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Bundle sheath suberisation is required for C4 photosynthesis in a Setaria viridis mutant


C4 photosynthesis provides an effective solution for overcoming the catalytic inefficiency of Rubisco. The pathway is characterised by a biochemical CO2 concentrating mechanism that operates across mesophyll and bundle sheath (BS) cells and relies on a gas tight BS compartment. A screen of a mutant population of Setaria viridis, an NADP-malic enzyme type C4 monocot, generated using N-nitroso-N-methylurea identified a mutant with an amino acid change in the gene coding region of the ABCG transporter, a step in the suberin synthesis pathway. Here, Nile red staining, TEM, and GC/MS confirmed the alteration in suberin deposition in the BS cell wall of the mutant. We show that this has disrupted the suberin lamellae of BS cell wall and increased BS conductance to CO2 diffusion more than two-fold in the mutant. Consequently, BS CO2 partial pressure is reduced and CO2 assimilation was impaired in the mutant. Our findings provide experimental evidence that a functional suberin lamellae is an essential anatomical feature for efficient C4 photosynthesis in NADP-ME plants like S. viridis and have implications for engineering strategies to ensure future food security.


C4 photosynthesis has independently evolved more than 60 times, providing one of the most widespread and effective solutions for overcoming the catalytic inefficiency of Rubisco1,2. The pathway is characterised by a biochemical CO2 concentrating mechanism that involves coordinated functioning of mesophyll (M) and bundle sheath (BS) cells within a leaf3. CO2 is initially assimilated into C4 acids by phosphoenolpyruvate (PEP) carboxylase in the mesophyll cells. These acids then diffuse to and are decarboxylated in BS cells where CO2 is concentrated. This serves to enhance Rubisco carboxylation while at the same time inhibiting Rubisco oxygenation. Passive leakage of CO2 out of the BS limits the efficiency of the system and represents an energy cost to the leaf as ATP is required to regenerate PEP4.

It has been hypothesised that low conductance to CO2 diffusion across the M and BS interface is an essential feature of the C4 photosynthetic CO2 concentrating mechanism5,6. The evolution of C4 biochemical CO2 concentration mechanism(s) has been accompanied by a suite of anatomical modifications broadly termed Kranz anatomy7, an increase in vein density8, and development of photosynthetic BS9. However, the anatomical characteristics essential for low BS conductance (gbs) are poorly understood10. It has often been speculated that interspecific diversity in gbs may in part be due to variation in the presence of secondary thickening and suberisation of the BS cell wall but diffusion path length and positioning of organelles may also be important10. In NADP-malic enzyme (ME) and PEP carboxykinase C4 subtypes, there is a deposition of the lipophilic heteropolyester suberin in the parenchymatous BS cell wall11. Chloroplasts in BS cells are centrifugally oriented only in suberised C4 species12; thus, BS suberisation is thought to function in the restriction of CO2 leakage across the M–BS interface during C4 photosynthesis13,14,15. The efficiency of the C4 photosynthetic concentrating mechanism is intimately linked to BS leakiness, ϕ, defined as the fraction of CO2 generated by C4 acid decarboxylation in the BS that subsequently leaks out. An increase in BS leakiness results in an increase in photosynthetic carbon isotope discrimination16. However, comparison of BS leakiness of species with and without suberised BS cell wall have shown no difference17, likely because of the differences in diffusion path length and organelle positioning in the species used10.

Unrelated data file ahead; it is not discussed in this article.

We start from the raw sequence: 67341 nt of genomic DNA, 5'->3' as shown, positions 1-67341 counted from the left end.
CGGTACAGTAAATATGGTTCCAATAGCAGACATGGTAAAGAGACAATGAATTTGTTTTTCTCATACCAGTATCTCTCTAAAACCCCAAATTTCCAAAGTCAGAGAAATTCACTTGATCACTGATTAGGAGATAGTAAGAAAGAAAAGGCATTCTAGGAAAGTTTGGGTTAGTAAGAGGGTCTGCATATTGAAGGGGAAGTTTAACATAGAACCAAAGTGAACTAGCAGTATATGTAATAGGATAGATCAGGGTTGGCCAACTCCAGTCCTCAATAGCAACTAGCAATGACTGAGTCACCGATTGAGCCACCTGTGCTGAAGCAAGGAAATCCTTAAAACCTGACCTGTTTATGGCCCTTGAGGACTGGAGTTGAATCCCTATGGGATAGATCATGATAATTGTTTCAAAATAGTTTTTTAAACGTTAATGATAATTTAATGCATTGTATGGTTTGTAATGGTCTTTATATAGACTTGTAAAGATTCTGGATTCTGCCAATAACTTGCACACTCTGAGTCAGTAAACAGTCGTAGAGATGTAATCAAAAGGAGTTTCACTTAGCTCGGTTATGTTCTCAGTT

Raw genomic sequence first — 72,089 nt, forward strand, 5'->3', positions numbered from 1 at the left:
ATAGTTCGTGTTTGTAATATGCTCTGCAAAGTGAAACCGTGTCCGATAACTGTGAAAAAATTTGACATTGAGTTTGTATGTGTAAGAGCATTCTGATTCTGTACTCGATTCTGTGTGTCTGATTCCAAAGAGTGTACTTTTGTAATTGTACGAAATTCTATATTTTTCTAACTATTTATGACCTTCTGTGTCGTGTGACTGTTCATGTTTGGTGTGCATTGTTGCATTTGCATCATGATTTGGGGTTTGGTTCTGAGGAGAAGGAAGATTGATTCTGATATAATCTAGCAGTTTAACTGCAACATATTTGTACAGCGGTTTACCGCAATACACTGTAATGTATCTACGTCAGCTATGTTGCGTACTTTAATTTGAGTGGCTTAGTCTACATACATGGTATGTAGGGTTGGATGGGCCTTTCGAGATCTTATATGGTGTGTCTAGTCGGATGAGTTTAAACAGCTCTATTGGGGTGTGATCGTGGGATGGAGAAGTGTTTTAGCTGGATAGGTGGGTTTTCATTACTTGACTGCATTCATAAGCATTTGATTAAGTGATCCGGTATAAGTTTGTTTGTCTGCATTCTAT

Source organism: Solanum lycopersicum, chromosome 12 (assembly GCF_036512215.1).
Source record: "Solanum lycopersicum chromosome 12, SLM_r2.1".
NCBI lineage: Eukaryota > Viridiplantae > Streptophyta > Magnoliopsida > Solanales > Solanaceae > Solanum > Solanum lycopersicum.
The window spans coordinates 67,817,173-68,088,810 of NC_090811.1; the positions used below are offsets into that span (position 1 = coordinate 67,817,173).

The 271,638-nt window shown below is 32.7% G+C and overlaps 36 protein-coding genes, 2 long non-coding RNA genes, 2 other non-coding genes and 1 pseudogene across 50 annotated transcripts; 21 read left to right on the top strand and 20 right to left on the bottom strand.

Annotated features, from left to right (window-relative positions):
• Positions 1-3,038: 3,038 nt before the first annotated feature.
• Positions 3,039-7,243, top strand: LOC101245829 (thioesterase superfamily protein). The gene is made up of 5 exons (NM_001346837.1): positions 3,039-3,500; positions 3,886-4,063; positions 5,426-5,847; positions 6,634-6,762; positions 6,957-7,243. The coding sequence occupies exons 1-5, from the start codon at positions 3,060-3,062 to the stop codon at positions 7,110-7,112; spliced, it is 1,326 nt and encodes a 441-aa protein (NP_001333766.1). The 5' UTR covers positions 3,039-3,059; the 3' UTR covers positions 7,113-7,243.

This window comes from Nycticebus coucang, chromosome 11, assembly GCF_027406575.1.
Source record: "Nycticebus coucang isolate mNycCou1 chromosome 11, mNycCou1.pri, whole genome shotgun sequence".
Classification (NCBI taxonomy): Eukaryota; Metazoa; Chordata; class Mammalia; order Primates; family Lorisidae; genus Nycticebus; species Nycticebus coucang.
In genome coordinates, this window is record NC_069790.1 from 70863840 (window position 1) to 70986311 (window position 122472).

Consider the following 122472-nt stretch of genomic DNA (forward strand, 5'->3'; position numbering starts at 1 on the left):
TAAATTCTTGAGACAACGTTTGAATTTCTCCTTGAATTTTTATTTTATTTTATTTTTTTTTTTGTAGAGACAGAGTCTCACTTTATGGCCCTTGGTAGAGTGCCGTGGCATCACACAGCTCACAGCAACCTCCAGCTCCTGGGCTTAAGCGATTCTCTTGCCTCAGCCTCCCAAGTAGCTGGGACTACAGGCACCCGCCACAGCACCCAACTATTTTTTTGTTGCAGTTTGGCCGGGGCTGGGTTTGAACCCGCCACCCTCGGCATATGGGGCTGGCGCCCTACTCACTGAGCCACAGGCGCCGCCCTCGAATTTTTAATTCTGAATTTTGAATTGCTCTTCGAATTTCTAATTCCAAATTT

Setaria viridis (L.) P.Beauv (green foxtail millet) is an NADP-ME type C4 monocot species and its BS cell wall is suberised18. A chlorophyll fluorescence screen of a mutant population of S. viridis generated using N-nitroso-N-methylurea (NMU) was carried out to identify mutants with impaired C4 photosynthesis19. The principle of this screen was to expose NMU-treated populations to a period of low CO2 in the light; conditions in which plants with impaired C4 photosynthesis will become photoinhibited, causing a decline in chlorophyll fluorescence yield19. This can be done with high throughput in seedling trays using a chlorophyll fluorescence imaging system. One of the mutants identified (NM03966) exhibited a reduction in growth and photosynthesis19, and showed improved growth when grown at high CO2 concentrations. Bioinformatics and gene expression analyses performed in this mutant have revealed the involvement of an ATP-binding cassette subfamily G (ABCG) transporter, an important step in the synthesis of functional suberin in grasses20, that is found to be specifically expressed in C4 leaves21,22. This allowed us to examine the importance of suberin to CO2 diffusion properties of the BS cell wall and verify its importance for efficient CO2 assimilation. In addition, our results impact plant breeding programs as S. viridis is closely related to agronomically important C4 crops23 and the presence of suberin in the BS cell wall affects the digestibility of important C4 pasture grasses and their use as biofuel feed stock24,25,26.


Compromised growth in S. viridis mutant is a result of the mutation in the ABCG transporter gene